In life-threatening emergencies, find the emergency room location nearest you. For non-life-threatening medical needs when your pediatrician is unavailable, visit one of our convenient urgent care locations.
Check for signs of illness or fever. If you think the baby may be sick, seek medical attention immediately. Need to talk to a nurse? Call our ParentSmart Healthline™ for free medical advice from registered nurses 24/7. The Fussy Baby team is also available to talk by phone via our "Warmline" to listen and provide support and resources. Call the Fussy Baby Network at 877-6-CRYCARE (1-877-627-9227).
If your baby is healthy
If your baby isn't experiencing any physical needs, try one of these tips to calm your crying baby:
Rock the baby, hold the baby close, or walk with the baby.
Stand up, hold the baby close, and repeatedly bend your knees.
Sing or talk to the baby in a soothing voice.
Gently rub or stroke the baby's back, chest or tummy.
Offer a pacifier or try to distract the baby with a rattle or toy.
Swaddle the baby with a soft blanket.
Take the baby for a ride in a stroller or in a car seat in the car.
Turn on some music or noise, such as a vacuum cleaner or clothes dryer.
Try each of the above for a few minutes before trying something else, or try a few together.
If nothing works, it is okay to leave the baby in a safe place like a crib or infant seat and take time to calm down. Leave the room. Shut the door. Take a few deep breaths. Call a friend or family member.
You should always respond when your baby cries. But sometimes, no matter what you try, you might not be able to stop the crying. If you’re feeling overwhelmed and your baby won’t stop crying, remember:
All babies cry—it is how they communicate.
Your baby may cry a lot. Crying can increase until your baby is 4-5 months old.
Babies often cry more in the evenings.
Crying can last 30-40 minutes and even longer. Infants may spend up to 4-5 hours a day crying.
Babies often cry intensely when they are not in pain, even though they may look like they are in pain.
Sometimes your baby may need to cry to relieve stress, and it's okay to let him or her cry.
Crying may come and go, and you won't know why.
Crying may not stop for an extended period of time, no matter what you try.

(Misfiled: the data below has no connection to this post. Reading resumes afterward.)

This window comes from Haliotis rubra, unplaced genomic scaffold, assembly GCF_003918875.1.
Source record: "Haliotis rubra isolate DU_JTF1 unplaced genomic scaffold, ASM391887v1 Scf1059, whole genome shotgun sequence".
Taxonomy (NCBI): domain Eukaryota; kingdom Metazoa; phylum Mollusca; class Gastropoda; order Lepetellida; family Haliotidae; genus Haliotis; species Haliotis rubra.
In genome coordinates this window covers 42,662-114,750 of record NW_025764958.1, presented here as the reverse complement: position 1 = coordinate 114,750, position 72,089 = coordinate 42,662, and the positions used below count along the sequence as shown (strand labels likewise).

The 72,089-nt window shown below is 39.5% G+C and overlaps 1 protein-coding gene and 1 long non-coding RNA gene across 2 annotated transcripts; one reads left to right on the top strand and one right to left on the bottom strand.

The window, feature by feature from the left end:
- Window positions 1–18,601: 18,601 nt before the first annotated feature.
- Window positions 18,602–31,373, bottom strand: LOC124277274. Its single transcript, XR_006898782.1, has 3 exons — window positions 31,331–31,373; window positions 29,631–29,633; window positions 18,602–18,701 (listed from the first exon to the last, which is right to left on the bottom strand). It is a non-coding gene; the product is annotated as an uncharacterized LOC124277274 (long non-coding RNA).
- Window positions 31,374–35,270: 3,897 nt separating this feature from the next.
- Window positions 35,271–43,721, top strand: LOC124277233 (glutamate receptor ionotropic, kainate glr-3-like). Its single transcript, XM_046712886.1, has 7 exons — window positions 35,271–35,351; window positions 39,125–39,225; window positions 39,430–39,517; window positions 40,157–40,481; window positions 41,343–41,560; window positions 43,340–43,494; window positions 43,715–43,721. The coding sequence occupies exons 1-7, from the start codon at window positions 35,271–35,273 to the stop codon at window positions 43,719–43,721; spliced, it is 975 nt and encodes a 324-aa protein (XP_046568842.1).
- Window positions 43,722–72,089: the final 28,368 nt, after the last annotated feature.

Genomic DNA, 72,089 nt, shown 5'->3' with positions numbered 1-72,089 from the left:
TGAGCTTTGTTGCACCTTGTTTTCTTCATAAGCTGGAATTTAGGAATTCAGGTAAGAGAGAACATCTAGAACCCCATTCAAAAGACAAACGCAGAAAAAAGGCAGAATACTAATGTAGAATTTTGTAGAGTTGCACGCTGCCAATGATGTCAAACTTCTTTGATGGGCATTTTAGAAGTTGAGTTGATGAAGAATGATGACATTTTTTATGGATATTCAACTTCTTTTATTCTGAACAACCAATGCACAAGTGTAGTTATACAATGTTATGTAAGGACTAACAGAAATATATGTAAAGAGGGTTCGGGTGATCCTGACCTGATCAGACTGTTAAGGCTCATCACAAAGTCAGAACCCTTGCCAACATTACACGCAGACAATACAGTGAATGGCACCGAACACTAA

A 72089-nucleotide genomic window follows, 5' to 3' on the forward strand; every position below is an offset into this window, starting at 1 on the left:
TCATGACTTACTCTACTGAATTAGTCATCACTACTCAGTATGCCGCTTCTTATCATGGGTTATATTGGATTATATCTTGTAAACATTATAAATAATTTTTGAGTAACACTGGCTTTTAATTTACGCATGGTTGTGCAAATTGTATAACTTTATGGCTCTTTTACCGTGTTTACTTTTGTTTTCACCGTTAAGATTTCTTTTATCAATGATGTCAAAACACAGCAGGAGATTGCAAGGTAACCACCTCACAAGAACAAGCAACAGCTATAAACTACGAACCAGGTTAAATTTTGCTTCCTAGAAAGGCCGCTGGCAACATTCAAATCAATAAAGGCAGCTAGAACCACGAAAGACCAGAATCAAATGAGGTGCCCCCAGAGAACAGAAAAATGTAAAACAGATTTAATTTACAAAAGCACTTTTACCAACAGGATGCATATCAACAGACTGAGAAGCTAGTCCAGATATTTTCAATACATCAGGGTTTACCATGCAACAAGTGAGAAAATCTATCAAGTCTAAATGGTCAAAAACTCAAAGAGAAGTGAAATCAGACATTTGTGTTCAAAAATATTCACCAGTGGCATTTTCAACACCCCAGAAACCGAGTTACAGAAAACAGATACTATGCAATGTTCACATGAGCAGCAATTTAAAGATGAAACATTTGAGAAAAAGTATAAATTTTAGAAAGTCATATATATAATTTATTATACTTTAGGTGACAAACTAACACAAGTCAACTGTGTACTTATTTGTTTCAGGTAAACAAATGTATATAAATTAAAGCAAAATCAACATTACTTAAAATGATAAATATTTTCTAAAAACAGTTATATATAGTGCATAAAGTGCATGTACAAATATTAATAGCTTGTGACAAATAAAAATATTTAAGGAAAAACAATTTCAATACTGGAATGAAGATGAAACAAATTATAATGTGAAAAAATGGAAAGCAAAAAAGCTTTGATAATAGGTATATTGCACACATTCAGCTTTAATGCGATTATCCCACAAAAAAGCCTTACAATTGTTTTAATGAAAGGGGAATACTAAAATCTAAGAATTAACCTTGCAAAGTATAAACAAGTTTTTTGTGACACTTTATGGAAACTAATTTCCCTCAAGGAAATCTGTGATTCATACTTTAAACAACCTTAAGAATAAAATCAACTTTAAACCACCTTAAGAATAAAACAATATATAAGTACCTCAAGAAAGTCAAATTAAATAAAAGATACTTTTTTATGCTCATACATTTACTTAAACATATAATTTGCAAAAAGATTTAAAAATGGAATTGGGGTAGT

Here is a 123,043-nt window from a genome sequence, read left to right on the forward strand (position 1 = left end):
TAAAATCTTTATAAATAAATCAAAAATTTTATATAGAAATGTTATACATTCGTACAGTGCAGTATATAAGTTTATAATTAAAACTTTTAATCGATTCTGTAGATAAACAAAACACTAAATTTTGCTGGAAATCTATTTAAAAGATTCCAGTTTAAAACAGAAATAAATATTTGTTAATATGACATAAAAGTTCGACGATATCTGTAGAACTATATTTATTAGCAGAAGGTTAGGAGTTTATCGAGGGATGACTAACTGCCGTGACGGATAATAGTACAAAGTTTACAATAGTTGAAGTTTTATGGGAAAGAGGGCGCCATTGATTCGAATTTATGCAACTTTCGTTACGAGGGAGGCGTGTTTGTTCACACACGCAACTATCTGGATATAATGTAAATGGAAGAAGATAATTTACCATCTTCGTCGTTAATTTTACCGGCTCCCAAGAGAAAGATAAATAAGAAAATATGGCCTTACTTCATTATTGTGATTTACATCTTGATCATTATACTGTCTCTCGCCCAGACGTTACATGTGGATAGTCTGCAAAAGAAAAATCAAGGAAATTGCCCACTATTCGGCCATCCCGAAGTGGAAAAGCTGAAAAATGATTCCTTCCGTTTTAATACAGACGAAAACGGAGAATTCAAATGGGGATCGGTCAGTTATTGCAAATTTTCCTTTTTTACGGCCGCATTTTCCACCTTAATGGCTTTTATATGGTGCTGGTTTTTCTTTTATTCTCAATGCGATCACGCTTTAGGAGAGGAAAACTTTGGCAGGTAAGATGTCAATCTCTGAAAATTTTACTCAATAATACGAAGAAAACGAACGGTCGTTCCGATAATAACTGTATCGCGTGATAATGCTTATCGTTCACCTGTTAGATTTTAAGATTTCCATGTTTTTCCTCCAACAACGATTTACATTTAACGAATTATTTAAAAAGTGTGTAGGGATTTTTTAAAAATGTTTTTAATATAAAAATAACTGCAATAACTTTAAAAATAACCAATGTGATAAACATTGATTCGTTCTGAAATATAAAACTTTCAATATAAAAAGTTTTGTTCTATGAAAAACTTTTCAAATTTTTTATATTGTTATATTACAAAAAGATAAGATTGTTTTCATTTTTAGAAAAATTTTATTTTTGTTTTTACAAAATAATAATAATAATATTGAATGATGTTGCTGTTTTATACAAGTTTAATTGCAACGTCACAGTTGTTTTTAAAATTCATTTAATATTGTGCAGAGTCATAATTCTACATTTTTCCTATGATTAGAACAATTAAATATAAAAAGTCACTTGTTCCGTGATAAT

The crying will eventually stop.
Crying can be frustrating
Caring for a baby is hard work. That little baby may cry more than you ever expected. In fact, babies start to cry more frequently around two weeks of age. The crying increases and peaks in the second month of life. Some healthy, normal babies cry up to 4-5 hours a day.
It is normal for a baby to cry and it is normal to feel frustrated when he or she won’t stop. Sometimes, in that moment, you might feel like you are going to lose control. In that moment, do not shake the baby. As a parent or caregiver, you are human. You have limited energy, patience and tolerance. It's normal to feel overwhelmed, helpless and even angered by the constant demands of a baby. No matter how bad it gets or how tired and frustrated you feel, shaking the baby, putting the baby down roughly or throwing the baby is never the answer. Instead, calm yourself and calm your baby.
The crying will eventually end.
Why babies cry so much
Crying is how babies communicate. While it can be challenging to distinguish between the types of cries of a newborn baby, as babies get older, parents can sometimes differentiate an "I'm hungry" cry from an "I'm tired" cry.
Babies cry because they are:
Sometimes, cries can easily be satisfied with food or a diaper change. Always respond to your baby's cries. You cannot "spoil" babies by picking them up when they cry. Being held is reassuring and comforting when a baby cannot express herself any other way.
Although babies cry to communicate, this crying can continue for a long time for no apparent reason. Crying can be a mystery and it can stop as quickly as it began. Your baby is not mad at you nor is your baby trying to make you look like a bad parent.